The Grieving Process
Experiencing grief after a loss or trauma can be difficult. Grief is a very personal process that is unique to each individual. There is no one way to grieve and you may experience the effects of the loss for a few months or even a few years. Going through the grieving process can be painful and confusing but it does not have to become unmanageable. Counseling can assist with coping with the difficulty of grief based on your unique needs.
How can you tell if you are grieving?
Signs and symptoms of grieving include:
- Shock or numbness
- Feeling out of control
- Physical Discomfort - such as headaches, chest pain, abdominal pain or nausea
- Being withdrawn and avoiding others or being unusually dependent on others
- Wandering aimlessly
- Forgetfulness or slowed thinking
- Looking for the deceased or sensing their presence
- Dreams of the deceased or reliving the traumatic experience
- Feelings of fear, guilt, loneliness, irritability, anxiety, apathy, sensitivity, or relief
- Depression - symptoms of this may include: crying frequently or easily, a loss of energy, sleeping excessively or having difficulty sleeping, difficulty making decisions, changes in appetite, lack of motivation or interest in activities, and thoughts of your own death
Whether your grieving experience is relatively short or lasts a long time, talking through your grief with a professional can make the difference in how the loss affects your present and future. Furthermore, a counselor can help you distinguish between complicated and uncomplicated grief. Doing so may assist you in understanding your individual reaction to a loss and help you cope. Additionally, counselors may help those that are grieving with the 6 "R"; Processes of grief. These include:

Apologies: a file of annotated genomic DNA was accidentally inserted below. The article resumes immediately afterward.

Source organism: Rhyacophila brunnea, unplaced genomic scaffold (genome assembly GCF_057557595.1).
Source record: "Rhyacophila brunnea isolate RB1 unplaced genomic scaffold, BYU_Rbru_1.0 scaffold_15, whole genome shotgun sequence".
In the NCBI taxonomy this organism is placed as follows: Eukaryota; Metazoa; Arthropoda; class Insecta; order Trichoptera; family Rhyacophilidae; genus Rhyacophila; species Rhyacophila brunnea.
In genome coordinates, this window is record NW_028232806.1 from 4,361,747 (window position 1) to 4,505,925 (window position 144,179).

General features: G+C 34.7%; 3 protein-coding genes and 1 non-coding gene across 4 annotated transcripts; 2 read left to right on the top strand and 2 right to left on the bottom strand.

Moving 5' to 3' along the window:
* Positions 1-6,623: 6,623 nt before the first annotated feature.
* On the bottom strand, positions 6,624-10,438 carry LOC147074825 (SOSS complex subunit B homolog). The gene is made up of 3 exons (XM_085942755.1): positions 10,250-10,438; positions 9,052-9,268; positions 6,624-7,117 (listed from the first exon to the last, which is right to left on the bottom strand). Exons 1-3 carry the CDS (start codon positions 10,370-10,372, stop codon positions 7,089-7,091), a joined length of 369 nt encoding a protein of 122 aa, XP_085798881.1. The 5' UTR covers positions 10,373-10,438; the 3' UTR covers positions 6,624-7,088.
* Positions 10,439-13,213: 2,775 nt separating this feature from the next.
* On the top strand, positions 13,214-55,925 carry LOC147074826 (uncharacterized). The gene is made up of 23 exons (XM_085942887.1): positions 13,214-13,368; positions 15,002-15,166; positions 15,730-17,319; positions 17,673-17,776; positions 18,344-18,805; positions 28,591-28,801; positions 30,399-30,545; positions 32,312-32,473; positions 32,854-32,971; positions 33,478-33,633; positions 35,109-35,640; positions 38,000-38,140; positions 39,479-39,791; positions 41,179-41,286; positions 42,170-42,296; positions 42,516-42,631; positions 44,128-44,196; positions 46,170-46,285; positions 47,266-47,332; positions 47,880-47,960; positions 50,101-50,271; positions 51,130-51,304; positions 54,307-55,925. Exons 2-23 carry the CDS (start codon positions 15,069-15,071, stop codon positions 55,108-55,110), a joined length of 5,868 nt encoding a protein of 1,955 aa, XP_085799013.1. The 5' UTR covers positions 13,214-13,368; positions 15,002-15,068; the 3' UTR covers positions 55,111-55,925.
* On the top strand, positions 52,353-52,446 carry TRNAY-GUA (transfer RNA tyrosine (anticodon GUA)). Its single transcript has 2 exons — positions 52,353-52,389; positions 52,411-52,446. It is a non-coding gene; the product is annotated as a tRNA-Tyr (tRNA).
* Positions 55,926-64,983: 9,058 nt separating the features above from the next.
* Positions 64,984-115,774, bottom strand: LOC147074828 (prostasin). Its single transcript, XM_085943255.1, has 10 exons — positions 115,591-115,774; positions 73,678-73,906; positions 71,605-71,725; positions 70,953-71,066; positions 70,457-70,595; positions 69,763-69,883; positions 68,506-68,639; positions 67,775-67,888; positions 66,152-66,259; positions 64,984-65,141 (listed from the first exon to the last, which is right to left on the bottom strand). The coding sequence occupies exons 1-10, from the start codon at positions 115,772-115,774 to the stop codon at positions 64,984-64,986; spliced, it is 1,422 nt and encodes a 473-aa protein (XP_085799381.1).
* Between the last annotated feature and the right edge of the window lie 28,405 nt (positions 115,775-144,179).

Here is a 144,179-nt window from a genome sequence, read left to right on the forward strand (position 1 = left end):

- RECOGNIZING the loss - acknowledging and understanding the death
- REACTING to the separation - experiencing the pain, accepting, and expressing the reaction to the loss; identifying and mourning secondary losses
- RECOLLECTING and RE-EXPERIENCING the deceased and the relationship - reviewing and remembering realistically; reviving and re-experiencing feelings about the person
- RELINQUISHING the old attachments to the deceased and the old assumptive world
- READJUSTING to move adaptively into the new world without forgetting the old - developing a new relationship with the deceased; adopting a new way of being in the world, forming a new identity
- REINVESTING in the world and trusting the world again in order to begin rebuilding
(Rando, T. A. (1993). Treatment of Complicated Mourning. Champain, Illinois: Research Press)
Grief can sometimes be confused with or closely related to Post-Traumatic Stress Disorder , also known as PTSD.